It was May 7, the day before mother’s day. I had slept in sponge curlers for at least 36 hours. When I took them out my hair was still straight with a few added kinks and plenty of extra frizz. I wanted more than anything to be just like my big sister on her day. But, no matter how hard I tried, her hair is naturally curly, and mine is not. My dress was the prettiest acrylic lace a seven year old could ever imagine. Its hoop skirt made me feel like a princess, and only caused a little bit of difficulty when I was kneeling. I was the only little girl wearing a veil, and I loved it. It was a bright sunny day, and my smile showed every single one of my baby teeth. I ran as fast as I could to show my dad my dress. He was definitely impressed. I was the first to process in because I was just as small back then as I am now. I can still remember Father’s homily, and my psalm speaking part. I didn’t even need a microphone, but, it was realllllly fun to talk into one. I was confident in God’s love, and I looked like a toy bride. It was definitely one of the best days of my life.
Today, as I witnessed my second grade CCD class receive Jesus for the first time, I remembered my own day and all of the excitement with which it was filled. I cried 8 times during Mass today. Their smiles, white paten leather, fake taffeta, real taffeta, glitter nail polish, botched signs of the cross, the over zealous bowing, the “please, can you fix my veil again,” and “how many more minutes?!?!” and, in particular, the one very special boy in the all-white suit (my Godson Daniel) made those tears fall steadily and happily.
I tried to quit teaching CCD at least 200 times this year, because having a third baby and spending the little free time I have to teach a group of rowdy kids that aren’t mine, is hard, and, sometimes, annoying. I’m terrible at arts and crafts and that’s what second graders like to do. I’m also bad at disciplining, so on more than one occasion, they were running around the class drawing on each other with markers, knocking down chairs, or pulling the preschool kids artwork off the walls. The thing is, though, teaching second grade is the best way to learn about God, and what matters most. They confuse the Annunciation with Dewali, because those are both big fancy words and who cares what the name is when they know what happened. Gothic and gossip are pretty much the same thing and both are stupid and a bad decision. They give up putting on make up and eating skittles for Lent, because that’s the hardest thing they can think of, and they want to make God happy. They bring purses shaped like dogs filled with colored pencils and stickers, and wear shirts that say “Gangnam Style” because fashion is supposed to be fun and expressive. They make homemade cards that say “I’m happy you had a baby girl named Rita, God loves her and I hope you do too” because they know that all babies should be loved. They pray for their sick, dying, or dead pets every single week because they really like their pets and they understand mercy. They fight over what color lollipop they want, who won musical chairs, and whose turn it is to be line leader, prayer leader, bathroom leader, or door holder because they understand justice. They tell their teacher a lot of stuff about their parents that they shouldn’t because they are transparent and honest. They cannot possibly tell a story without squirming, because they really want to make sure its told properly and the truth matters. They absolutely love to raise their hands and say, “I forget” because forgetting is much better than being held accountable for a wrong answer. And If someone farts, class should be dismissed immediately, because there is absolutely no way to ever get them to ever pay attention ever again because farts are always funny and humor is a virtue. They tell you they are still nervous to receive communion and want to practice again, even when everyone did it perfectly 5 times in a row, because we are practicing with cheddar Goldfish and they really want another Goldfish. They squint their eyes really hard when they are praying because they want me to know they are seriously trying and that its important to pray. They are excited to make their first Reconciliation, and own their sins with no guilt at all, because they want to be best friends with Jesus. And on the day of their first Communion, their purity makes the whole church smile, and reconsider what that little piece of bread is really all about, even if it does “taste like cardboard.”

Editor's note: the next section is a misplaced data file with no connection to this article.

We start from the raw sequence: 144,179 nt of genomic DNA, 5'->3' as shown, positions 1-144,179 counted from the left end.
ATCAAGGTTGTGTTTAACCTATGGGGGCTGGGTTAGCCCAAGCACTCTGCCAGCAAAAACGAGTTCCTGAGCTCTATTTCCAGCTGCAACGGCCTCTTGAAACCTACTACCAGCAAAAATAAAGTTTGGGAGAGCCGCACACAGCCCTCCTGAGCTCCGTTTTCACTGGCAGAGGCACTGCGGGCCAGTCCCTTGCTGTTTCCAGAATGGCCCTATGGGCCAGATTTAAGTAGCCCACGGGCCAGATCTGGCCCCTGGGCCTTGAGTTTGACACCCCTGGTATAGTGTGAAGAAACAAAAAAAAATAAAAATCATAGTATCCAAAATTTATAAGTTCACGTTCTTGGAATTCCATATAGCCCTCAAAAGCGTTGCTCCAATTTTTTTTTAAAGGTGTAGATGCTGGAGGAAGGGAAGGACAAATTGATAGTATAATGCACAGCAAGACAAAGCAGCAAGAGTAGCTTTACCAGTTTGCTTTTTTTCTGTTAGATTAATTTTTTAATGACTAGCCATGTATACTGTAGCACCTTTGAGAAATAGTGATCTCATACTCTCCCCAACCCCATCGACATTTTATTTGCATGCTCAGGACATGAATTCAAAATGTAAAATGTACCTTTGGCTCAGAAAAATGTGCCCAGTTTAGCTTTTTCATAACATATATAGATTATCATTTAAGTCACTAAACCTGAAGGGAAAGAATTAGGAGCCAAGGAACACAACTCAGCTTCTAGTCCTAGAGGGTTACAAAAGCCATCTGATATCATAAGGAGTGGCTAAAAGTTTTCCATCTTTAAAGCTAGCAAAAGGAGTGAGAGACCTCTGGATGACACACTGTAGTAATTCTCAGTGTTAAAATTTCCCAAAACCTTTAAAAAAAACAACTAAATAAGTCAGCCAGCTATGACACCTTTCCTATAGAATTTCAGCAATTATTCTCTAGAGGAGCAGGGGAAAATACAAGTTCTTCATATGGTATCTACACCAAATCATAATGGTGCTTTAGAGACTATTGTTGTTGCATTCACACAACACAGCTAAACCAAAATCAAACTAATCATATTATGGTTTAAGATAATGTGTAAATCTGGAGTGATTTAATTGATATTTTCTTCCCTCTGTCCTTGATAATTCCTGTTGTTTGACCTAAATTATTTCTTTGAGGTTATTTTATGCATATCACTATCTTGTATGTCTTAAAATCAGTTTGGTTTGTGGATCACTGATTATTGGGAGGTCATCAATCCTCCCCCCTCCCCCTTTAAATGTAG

A big congratulations, and an even bigger thank you, to all of my second grade students on this very special day.